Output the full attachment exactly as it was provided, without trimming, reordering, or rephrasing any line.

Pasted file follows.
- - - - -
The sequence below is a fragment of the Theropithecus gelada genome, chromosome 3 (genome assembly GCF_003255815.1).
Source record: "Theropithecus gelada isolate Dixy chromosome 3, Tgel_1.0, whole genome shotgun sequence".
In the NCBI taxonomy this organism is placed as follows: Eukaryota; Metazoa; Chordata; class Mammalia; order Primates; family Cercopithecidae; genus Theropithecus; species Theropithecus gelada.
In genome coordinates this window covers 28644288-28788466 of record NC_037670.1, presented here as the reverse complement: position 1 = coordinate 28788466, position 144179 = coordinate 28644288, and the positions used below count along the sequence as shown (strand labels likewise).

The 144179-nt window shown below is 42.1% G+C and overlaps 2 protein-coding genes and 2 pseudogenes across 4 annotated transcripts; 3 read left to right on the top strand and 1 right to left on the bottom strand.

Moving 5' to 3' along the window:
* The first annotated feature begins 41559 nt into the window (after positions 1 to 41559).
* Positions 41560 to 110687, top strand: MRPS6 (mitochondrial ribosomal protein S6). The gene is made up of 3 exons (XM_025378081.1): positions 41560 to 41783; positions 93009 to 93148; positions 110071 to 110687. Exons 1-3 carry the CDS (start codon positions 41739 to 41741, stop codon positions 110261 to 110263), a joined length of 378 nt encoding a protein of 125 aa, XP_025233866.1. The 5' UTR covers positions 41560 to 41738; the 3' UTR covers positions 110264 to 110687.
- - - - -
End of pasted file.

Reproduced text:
The sequence below is a fragment of the Theropithecus gelada genome, chromosome 3 (genome assembly GCF_003255815.1).
Source record: "Theropithecus gelada isolate Dixy chromosome 3, Tgel_1.0, whole genome shotgun sequence".
In the NCBI taxonomy this organism is placed as follows: Eukaryota; Metazoa; Chordata; class Mammalia; order Primates; family Cercopithecidae; genus Theropithecus; species Theropithecus gelada.
In genome coordinates this window covers 28644288-28788466 of record NC_037670.1, presented here as the reverse complement: position 1 = coordinate 28788466, position 144179 = coordinate 28644288, and the positions used below count along the sequence as shown (strand labels likewise).

The 144179-nt window shown below is 42.1% G+C and overlaps 2 protein-coding genes and 2 pseudogenes across 4 annotated transcripts; 3 read left to right on the top strand and 1 right to left on the bottom strand.

Moving 5' to 3' along the window:
* The first annotated feature begins 41559 nt into the window (after positions 1 to 41559).
* Positions 41560 to 110687, top strand: MRPS6 (mitochondrial ribosomal protein S6). The gene is made up of 3 exons (XM_025378081.1): positions 41560 to 41783; positions 93009 to 93148; positions 110071 to 110687. Exons 1-3 carry the CDS (start codon positions 41739 to 41741, stop codon positions 110261 to 110263), a joined length of 378 nt encoding a protein of 125 aa, XP_025233866.1. The 5' UTR covers positions 41560 to 41738; the 3' UTR covers positions 110264 to 110687.